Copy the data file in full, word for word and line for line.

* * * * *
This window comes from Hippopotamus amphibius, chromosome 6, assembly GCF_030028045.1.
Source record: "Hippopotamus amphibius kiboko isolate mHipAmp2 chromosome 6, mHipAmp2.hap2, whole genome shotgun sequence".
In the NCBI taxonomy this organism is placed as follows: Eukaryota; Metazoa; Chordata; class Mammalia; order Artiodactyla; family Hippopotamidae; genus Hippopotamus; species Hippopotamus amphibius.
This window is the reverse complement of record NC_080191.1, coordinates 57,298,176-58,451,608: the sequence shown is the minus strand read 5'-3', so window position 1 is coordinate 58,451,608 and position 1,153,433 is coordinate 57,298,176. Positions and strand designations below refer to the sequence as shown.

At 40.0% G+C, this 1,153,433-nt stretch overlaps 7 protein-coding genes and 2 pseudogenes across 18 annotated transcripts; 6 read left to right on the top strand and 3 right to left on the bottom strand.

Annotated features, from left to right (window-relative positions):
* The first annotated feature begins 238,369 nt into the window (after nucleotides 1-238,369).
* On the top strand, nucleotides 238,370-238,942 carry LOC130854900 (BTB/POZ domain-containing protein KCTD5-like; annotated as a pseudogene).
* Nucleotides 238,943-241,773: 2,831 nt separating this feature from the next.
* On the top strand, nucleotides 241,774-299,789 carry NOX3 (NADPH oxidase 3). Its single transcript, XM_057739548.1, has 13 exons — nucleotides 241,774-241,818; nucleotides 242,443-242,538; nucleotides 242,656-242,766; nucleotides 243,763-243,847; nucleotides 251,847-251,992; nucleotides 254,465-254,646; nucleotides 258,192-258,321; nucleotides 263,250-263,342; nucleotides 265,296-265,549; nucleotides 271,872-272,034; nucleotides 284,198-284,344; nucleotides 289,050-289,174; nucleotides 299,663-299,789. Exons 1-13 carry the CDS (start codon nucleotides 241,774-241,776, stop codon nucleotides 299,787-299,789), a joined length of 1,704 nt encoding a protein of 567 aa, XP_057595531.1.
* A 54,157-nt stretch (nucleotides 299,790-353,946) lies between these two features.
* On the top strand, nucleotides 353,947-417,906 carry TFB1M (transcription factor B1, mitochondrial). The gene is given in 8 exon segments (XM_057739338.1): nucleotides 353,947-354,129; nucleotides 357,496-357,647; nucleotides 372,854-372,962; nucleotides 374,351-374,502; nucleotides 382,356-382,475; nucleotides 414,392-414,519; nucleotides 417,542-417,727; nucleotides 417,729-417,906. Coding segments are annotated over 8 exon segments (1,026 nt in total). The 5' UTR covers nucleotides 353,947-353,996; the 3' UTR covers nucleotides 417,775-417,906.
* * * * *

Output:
This window comes from Hippopotamus amphibius, chromosome 6, assembly GCF_030028045.1.
Source record: "Hippopotamus amphibius kiboko isolate mHipAmp2 chromosome 6, mHipAmp2.hap2, whole genome shotgun sequence".
In the NCBI taxonomy this organism is placed as follows: Eukaryota; Metazoa; Chordata; class Mammalia; order Artiodactyla; family Hippopotamidae; genus Hippopotamus; species Hippopotamus amphibius.
This window is the reverse complement of record NC_080191.1, coordinates 57,298,176-58,451,608: the sequence shown is the minus strand read 5'-3', so window position 1 is coordinate 58,451,608 and position 1,153,433 is coordinate 57,298,176. Positions and strand designations below refer to the sequence as shown.

At 40.0% G+C, this 1,153,433-nt stretch overlaps 7 protein-coding genes and 2 pseudogenes across 18 annotated transcripts; 6 read left to right on the top strand and 3 right to left on the bottom strand.

Annotated features, from left to right (window-relative positions):
* The first annotated feature begins 238,369 nt into the window (after nucleotides 1-238,369).
* On the top strand, nucleotides 238,370-238,942 carry LOC130854900 (BTB/POZ domain-containing protein KCTD5-like; annotated as a pseudogene).
* Nucleotides 238,943-241,773: 2,831 nt separating this feature from the next.
* On the top strand, nucleotides 241,774-299,789 carry NOX3 (NADPH oxidase 3). Its single transcript, XM_057739548.1, has 13 exons — nucleotides 241,774-241,818; nucleotides 242,443-242,538; nucleotides 242,656-242,766; nucleotides 243,763-243,847; nucleotides 251,847-251,992; nucleotides 254,465-254,646; nucleotides 258,192-258,321; nucleotides 263,250-263,342; nucleotides 265,296-265,549; nucleotides 271,872-272,034; nucleotides 284,198-284,344; nucleotides 289,050-289,174; nucleotides 299,663-299,789. Exons 1-13 carry the CDS (start codon nucleotides 241,774-241,776, stop codon nucleotides 299,787-299,789), a joined length of 1,704 nt encoding a protein of 567 aa, XP_057595531.1.
* A 54,157-nt stretch (nucleotides 299,790-353,946) lies between these two features.
* On the top strand, nucleotides 353,947-417,906 carry TFB1M (transcription factor B1, mitochondrial). The gene is given in 8 exon segments (XM_057739338.1): nucleotides 353,947-354,129; nucleotides 357,496-357,647; nucleotides 372,854-372,962; nucleotides 374,351-374,502; nucleotides 382,356-382,475; nucleotides 414,392-414,519; nucleotides 417,542-417,727; nucleotides 417,729-417,906. Coding segments are annotated over 8 exon segments (1,026 nt in total). The 5' UTR covers nucleotides 353,947-353,996; the 3' UTR covers nucleotides 417,775-417,906.